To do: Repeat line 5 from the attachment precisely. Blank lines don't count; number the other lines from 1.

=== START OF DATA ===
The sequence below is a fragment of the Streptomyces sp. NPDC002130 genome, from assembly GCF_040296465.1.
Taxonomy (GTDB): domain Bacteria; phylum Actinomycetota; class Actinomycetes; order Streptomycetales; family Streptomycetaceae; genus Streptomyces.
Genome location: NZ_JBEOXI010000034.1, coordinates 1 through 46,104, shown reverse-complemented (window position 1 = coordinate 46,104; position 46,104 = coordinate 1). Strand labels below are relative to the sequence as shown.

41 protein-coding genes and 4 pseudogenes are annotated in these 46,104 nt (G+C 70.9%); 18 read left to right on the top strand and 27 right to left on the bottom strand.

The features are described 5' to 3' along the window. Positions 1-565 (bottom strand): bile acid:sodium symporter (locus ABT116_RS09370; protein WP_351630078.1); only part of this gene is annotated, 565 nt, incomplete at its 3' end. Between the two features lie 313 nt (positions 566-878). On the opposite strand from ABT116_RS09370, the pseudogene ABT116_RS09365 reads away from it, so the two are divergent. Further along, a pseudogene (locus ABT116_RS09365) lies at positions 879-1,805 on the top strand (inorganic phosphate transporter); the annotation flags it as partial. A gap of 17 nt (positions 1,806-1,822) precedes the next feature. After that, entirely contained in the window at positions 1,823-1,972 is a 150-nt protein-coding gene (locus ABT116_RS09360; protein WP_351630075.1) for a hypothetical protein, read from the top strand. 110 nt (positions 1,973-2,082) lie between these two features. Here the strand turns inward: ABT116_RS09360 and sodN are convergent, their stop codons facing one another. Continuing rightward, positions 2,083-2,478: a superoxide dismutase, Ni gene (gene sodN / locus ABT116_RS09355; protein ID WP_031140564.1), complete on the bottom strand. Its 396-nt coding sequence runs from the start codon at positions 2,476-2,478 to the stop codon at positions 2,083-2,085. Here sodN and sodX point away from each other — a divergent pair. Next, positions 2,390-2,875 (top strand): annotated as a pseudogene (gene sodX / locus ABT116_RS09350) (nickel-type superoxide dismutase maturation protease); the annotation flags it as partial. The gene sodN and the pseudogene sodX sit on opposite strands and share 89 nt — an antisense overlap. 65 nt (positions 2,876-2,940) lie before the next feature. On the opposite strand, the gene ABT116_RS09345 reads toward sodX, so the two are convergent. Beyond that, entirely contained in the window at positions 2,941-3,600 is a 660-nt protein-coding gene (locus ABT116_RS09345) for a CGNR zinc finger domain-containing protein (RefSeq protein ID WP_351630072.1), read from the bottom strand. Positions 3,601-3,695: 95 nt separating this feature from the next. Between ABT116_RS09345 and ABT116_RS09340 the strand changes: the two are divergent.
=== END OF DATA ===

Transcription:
The features are described 5' to 3' along the window. Positions 1-565 (bottom strand): bile acid:sodium symporter (locus ABT116_RS09370; protein WP_351630078.1); only part of this gene is annotated, 565 nt, incomplete at its 3' end. Between the two features lie 313 nt (positions 566-878). On the opposite strand from ABT116_RS09370, the pseudogene ABT116_RS09365 reads away from it, so the two are divergent. Further along, a pseudogene (locus ABT116_RS09365) lies at positions 879-1,805 on the top strand (inorganic phosphate transporter); the annotation flags it as partial. A gap of 17 nt (positions 1,806-1,822) precedes the next feature. After that, entirely contained in the window at positions 1,823-1,972 is a 150-nt protein-coding gene (locus ABT116_RS09360; protein WP_351630075.1) for a hypothetical protein, read from the top strand. 110 nt (positions 1,973-2,082) lie between these two features. Here the strand turns inward: ABT116_RS09360 and sodN are convergent, their stop codons facing one another. Continuing rightward, positions 2,083-2,478: a superoxide dismutase, Ni gene (gene sodN / locus ABT116_RS09355; protein ID WP_031140564.1), complete on the bottom strand. Its 396-nt coding sequence runs from the start codon at positions 2,476-2,478 to the stop codon at positions 2,083-2,085. Here sodN and sodX point away from each other — a divergent pair. Next, positions 2,390-2,875 (top strand): annotated as a pseudogene (gene sodX / locus ABT116_RS09350) (nickel-type superoxide dismutase maturation protease); the annotation flags it as partial. The gene sodN and the pseudogene sodX sit on opposite strands and share 89 nt — an antisense overlap. 65 nt (positions 2,876-2,940) lie before the next feature. On the opposite strand, the gene ABT116_RS09345 reads toward sodX, so the two are convergent. Beyond that, entirely contained in the window at positions 2,941-3,600 is a 660-nt protein-coding gene (locus ABT116_RS09345) for a CGNR zinc finger domain-containing protein (RefSeq protein ID WP_351630072.1), read from the bottom strand. Positions 3,601-3,695: 95 nt separating this feature from the next. Between ABT116_RS09345 and ABT116_RS09340 the strand changes: the two are divergent.